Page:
Jewish World Review May 3, 2001 / 9 Iyar, 5761
On Tuesday, President Bush laid out a philosophical and geopolitical rationale for a missile defense system that was even better than Reagan's. In a speech at the National Defense University (NDU) in Washington, D.C., Bush noted that the 1972 ABM Treaty, which implied that the survival of the Soviet Union and United States was best assured by leaving both countries defenseless to each other's nuclear missiles, is no longer valid. Such a policy ratified the philosophy of the nuclear age that mutual assured destruction (appropriately abbreviated as MAD) was the best deterrent to nuclear war.
Everything has changed since ABM. The Soviet Union is no more and the threat of nuclear attack has shifted from one nation where command and control could be commanded and mostly controlled, to several smaller nations. Any one of these countries might use the threat of a nuclear attack on an American city to deter U.S. intervention against an assault on its allies.
Bush rightly called for "moving beyond the constraints of the 30-year-old ABM Treaty.'' He said clinging to ABM "enshrines the past.''
When Reagan proposed a missile defense system, the central question was whether the technology existed to make it a reality. Several tests have produced mixed results. Secretary of Defense Donald Rumsfeld says he's persuaded that the technology now exists or will soon be developed. Why should he not be believed? Some people thought it fantastic when President John F. Kennedy pledged in the early '60s to land Americans on the moon by the end of the decade. The goal was met 17 months early. We had faith in our skills then. Have we now lost that faith?
During the Cold War, those opposed to missile defense believed that such a system-- even research into its feasibility -- could increase the likelihood of war. That's a silly argument, something like believing your chances of being burglarized are increased if you put a sign on the door that your home is protected by either an alarm system or a gun. As for the attitude of other nations, there's no reason for them to oppose an American missile defense system unless they intend to attack the United States.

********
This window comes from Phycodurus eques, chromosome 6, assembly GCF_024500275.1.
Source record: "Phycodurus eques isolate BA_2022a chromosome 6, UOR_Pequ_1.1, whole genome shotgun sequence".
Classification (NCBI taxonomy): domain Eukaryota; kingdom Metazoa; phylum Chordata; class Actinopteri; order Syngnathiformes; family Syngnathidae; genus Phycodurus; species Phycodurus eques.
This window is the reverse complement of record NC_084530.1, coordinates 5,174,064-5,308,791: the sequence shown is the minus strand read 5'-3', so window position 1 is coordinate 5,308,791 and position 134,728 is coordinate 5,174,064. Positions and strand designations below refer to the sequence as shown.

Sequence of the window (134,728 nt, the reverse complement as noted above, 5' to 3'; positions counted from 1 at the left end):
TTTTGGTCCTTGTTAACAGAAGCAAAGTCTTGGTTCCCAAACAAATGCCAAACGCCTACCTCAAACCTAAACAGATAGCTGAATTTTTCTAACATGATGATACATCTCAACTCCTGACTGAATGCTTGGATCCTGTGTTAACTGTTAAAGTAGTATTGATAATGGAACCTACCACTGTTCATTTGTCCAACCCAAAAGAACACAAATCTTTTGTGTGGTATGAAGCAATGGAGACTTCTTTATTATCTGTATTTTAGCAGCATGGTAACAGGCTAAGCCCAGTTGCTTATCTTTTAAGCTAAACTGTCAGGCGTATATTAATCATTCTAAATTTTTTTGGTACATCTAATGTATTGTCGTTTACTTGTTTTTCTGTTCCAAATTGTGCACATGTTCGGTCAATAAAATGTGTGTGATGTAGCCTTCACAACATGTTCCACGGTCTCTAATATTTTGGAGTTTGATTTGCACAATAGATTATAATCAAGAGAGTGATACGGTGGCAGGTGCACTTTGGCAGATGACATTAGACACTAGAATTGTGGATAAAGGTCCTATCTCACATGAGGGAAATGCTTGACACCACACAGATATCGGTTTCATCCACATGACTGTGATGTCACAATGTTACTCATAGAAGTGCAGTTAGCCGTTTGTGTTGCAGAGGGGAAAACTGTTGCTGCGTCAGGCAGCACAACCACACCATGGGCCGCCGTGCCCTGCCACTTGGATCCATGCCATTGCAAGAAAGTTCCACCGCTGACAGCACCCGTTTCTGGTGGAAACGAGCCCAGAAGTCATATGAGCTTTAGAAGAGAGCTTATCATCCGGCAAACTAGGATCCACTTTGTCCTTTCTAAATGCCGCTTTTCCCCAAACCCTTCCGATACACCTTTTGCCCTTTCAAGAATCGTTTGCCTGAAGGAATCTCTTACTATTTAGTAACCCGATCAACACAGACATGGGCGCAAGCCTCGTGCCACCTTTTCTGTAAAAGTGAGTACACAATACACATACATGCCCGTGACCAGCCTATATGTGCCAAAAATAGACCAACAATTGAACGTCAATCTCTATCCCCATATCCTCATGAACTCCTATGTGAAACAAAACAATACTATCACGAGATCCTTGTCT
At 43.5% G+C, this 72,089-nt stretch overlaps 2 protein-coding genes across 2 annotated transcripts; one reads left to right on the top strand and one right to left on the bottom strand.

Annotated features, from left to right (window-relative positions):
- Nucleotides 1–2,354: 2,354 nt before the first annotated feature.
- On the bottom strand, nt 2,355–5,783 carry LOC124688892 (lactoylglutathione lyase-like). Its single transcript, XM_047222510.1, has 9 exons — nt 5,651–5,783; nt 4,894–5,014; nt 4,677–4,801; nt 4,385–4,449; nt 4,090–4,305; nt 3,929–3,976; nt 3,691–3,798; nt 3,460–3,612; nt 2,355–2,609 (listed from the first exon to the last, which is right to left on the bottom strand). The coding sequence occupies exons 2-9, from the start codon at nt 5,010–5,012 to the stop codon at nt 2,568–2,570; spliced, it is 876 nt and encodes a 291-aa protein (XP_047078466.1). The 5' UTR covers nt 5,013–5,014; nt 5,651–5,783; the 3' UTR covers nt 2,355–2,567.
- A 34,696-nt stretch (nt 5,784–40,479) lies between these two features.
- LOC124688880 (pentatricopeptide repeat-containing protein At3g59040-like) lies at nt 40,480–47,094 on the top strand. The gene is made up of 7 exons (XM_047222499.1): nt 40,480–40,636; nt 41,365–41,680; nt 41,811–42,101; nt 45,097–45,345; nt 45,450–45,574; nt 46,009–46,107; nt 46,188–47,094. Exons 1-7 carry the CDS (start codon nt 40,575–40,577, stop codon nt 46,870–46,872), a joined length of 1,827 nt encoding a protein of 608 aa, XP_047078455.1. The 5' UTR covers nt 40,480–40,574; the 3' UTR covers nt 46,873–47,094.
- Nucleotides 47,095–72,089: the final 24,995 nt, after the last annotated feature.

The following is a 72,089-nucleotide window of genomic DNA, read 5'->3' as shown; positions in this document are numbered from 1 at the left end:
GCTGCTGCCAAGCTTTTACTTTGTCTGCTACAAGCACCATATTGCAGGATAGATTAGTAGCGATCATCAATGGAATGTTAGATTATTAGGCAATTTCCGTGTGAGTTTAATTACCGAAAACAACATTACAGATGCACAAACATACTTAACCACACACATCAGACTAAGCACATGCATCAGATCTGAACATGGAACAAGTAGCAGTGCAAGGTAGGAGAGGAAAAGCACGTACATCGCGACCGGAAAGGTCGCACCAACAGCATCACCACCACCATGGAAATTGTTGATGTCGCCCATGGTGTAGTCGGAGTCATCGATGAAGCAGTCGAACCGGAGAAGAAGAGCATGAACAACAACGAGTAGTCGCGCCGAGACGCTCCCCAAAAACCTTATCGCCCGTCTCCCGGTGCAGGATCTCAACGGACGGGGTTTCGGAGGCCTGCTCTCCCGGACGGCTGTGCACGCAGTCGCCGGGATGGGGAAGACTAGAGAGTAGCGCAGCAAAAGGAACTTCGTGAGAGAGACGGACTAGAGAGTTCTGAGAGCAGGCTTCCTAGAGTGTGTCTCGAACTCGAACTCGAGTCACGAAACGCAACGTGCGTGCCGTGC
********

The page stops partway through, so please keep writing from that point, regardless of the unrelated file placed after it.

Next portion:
America's enemies are spreading nuclear, chemical and biological technologies to rogue states and terrorist groups around the world. These are people who care nothing about their own citizens, much less inhabitants of other nations. Some believe they have a religious mandate to kill "infidels.'' Others worship their politics. Why shouldn't we use all of the expertise at our disposal to do what's necessary to preserve, protect and defend the United States and our interests abroad? We can't wait until China follows up on its threat to launch a missile at downtown Los Angeles, or until Saddam Hussein has the capability to take out New York City and so deters the United States from intervening to save Israel (or Kuwait) from his aggression.
President Bush threw a large bone to the Left when he coupled his proposal with the possibility of further reductions in our nuclear weapons stockpile: "We can, and will, change the size, the composition, the character of our nuclear forces in a way that reflects the reality that the Cold War is over.'' We won't need as many nuclear weapons if we have a system in place to shoot down any missiles that might be launched toward American territory. An enemy will think more than twice about attacking the United States if he knows that attack will be repelled and he will be left vulnerable to a counterattack.
Although the President pledges to be in regular consultation with our allies and Congress, his
proposal to build a missile defense system puts America and American interests first, which is where
the country and those interests ought to